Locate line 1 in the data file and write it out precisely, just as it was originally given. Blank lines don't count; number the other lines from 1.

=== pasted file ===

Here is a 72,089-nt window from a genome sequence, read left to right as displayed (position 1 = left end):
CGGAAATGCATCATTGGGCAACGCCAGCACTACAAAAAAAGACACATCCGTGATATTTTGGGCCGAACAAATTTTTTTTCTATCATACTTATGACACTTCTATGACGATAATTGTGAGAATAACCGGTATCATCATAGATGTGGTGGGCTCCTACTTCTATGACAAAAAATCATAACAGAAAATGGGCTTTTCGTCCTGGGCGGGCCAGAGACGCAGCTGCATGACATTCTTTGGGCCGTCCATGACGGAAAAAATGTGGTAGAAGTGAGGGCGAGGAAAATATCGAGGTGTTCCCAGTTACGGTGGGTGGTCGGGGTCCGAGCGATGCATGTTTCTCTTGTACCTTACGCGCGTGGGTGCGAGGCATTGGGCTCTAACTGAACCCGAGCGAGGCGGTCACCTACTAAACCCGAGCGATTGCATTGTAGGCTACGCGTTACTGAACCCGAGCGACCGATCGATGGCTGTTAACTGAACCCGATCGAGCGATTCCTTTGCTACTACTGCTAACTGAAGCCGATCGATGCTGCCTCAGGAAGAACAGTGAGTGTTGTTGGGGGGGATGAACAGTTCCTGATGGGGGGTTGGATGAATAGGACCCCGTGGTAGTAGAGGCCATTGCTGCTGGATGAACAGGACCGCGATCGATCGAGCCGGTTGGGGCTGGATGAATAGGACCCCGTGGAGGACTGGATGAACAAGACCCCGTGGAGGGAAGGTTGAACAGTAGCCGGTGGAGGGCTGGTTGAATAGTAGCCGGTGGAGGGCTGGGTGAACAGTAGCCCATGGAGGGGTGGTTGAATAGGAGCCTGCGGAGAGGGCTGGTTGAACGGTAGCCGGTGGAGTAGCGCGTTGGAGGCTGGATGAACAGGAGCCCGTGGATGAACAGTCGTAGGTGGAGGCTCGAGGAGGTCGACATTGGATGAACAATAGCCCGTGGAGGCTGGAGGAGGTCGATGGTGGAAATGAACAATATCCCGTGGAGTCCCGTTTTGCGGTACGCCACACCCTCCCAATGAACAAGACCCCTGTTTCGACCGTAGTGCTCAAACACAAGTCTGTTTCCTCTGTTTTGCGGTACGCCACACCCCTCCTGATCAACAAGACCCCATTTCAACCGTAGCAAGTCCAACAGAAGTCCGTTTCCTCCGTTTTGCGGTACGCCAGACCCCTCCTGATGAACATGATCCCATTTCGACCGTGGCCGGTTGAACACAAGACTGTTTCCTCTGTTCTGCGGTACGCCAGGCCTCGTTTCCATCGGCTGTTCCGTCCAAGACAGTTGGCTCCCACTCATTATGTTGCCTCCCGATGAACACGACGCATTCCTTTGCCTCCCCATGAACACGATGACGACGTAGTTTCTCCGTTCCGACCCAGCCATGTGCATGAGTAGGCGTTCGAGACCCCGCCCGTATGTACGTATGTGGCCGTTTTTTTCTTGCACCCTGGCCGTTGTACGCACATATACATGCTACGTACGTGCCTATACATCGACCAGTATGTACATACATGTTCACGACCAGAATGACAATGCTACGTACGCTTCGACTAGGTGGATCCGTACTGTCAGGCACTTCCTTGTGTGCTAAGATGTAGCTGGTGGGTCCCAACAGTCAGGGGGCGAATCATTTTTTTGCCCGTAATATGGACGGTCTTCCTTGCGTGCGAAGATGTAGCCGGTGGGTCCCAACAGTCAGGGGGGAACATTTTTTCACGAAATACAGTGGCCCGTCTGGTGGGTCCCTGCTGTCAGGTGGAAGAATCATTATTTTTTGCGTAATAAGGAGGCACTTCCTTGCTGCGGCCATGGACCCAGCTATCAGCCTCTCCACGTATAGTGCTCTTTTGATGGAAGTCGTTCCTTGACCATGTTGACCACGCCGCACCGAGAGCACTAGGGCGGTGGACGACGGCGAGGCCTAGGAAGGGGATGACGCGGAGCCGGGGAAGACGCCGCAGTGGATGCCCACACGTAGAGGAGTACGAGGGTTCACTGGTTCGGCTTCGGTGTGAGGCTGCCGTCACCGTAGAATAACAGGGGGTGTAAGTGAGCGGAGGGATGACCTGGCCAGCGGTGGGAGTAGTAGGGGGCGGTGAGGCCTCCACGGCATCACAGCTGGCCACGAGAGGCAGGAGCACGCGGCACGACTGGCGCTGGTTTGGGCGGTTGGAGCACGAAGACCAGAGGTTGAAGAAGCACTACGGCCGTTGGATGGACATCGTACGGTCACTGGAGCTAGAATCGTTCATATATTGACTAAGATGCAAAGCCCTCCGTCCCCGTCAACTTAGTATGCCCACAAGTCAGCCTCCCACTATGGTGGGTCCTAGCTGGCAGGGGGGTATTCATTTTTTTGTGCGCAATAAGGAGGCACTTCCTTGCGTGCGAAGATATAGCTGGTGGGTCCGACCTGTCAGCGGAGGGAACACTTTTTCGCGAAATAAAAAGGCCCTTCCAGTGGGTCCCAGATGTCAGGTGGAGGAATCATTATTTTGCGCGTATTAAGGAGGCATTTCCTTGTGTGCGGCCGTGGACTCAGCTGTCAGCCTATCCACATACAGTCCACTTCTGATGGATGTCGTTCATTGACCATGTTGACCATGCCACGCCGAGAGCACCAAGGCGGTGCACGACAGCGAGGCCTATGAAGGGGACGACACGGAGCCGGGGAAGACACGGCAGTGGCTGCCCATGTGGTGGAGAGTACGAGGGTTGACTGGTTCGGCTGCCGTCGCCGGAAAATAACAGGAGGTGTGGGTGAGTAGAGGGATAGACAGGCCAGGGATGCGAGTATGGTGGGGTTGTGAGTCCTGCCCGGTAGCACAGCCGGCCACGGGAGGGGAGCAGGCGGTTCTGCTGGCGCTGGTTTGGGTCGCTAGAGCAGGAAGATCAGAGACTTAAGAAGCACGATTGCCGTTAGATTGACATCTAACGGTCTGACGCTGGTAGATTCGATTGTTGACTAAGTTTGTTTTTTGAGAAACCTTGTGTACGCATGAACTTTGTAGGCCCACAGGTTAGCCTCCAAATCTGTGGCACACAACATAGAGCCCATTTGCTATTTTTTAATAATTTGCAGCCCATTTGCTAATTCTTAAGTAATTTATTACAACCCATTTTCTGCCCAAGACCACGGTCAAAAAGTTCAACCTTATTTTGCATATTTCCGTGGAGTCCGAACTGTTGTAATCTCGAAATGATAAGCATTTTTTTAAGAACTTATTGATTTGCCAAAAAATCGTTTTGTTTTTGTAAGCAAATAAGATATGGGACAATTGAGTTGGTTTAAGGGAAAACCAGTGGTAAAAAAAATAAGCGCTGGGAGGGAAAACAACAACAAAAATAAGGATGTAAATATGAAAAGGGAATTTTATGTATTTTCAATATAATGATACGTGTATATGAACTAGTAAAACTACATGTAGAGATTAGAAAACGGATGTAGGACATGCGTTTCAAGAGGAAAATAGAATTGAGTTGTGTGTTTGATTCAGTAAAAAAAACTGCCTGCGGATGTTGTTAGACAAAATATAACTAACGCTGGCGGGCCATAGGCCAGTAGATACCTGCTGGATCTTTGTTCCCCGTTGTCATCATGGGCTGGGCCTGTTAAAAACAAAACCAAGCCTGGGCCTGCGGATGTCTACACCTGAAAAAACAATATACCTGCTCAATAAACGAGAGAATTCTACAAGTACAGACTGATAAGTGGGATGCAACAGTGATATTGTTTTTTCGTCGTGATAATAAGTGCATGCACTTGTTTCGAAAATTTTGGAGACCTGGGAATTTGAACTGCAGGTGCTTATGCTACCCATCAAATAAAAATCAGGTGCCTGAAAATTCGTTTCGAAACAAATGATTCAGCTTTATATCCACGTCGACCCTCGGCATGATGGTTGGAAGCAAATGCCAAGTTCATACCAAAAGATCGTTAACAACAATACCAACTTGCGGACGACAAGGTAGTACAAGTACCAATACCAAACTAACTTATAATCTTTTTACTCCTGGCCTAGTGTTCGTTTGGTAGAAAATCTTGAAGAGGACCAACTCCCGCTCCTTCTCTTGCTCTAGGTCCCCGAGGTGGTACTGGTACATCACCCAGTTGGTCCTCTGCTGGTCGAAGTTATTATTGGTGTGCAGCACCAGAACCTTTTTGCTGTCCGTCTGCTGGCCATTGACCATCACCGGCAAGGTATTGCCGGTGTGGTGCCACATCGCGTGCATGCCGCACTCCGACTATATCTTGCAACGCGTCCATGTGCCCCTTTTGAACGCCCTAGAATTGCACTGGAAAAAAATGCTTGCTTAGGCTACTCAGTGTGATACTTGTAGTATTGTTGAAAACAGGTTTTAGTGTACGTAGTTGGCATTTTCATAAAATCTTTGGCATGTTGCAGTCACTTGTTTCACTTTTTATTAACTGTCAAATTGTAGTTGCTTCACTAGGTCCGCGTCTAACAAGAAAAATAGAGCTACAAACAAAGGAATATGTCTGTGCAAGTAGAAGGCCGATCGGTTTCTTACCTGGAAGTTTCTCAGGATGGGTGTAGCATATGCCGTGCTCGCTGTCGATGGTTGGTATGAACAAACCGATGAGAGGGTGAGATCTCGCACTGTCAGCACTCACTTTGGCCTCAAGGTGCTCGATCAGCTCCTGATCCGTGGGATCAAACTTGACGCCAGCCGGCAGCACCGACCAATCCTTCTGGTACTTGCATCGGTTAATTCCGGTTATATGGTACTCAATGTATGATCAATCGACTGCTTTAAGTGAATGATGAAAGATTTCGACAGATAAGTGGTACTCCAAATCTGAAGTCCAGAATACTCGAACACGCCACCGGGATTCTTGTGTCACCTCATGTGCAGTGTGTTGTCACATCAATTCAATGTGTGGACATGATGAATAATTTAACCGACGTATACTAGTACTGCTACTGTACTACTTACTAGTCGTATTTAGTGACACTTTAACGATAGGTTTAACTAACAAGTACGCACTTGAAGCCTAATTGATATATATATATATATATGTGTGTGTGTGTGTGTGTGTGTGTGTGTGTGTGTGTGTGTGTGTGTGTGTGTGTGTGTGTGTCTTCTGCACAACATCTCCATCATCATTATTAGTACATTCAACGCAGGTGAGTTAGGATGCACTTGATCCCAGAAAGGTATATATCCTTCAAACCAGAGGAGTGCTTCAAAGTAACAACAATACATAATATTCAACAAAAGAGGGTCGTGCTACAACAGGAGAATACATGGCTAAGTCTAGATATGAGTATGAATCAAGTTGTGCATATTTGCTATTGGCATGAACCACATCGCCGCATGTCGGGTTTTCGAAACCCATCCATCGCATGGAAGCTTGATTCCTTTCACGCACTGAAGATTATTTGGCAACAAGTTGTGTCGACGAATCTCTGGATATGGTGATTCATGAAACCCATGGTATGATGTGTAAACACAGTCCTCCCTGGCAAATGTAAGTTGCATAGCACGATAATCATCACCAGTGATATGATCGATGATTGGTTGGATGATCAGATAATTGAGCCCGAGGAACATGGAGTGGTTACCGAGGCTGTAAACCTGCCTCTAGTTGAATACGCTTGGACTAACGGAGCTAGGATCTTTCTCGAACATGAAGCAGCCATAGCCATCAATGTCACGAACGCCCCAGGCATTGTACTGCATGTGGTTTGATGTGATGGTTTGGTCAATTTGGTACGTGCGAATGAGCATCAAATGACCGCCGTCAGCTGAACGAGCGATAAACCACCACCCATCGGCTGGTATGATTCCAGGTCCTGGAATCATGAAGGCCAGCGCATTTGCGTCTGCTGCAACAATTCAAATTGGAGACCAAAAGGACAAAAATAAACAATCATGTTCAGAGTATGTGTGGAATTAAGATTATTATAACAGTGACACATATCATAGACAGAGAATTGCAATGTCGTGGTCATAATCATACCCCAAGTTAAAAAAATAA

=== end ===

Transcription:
Here is a 72,089-nt window from a genome sequence, read left to right as displayed (position 1 = left end):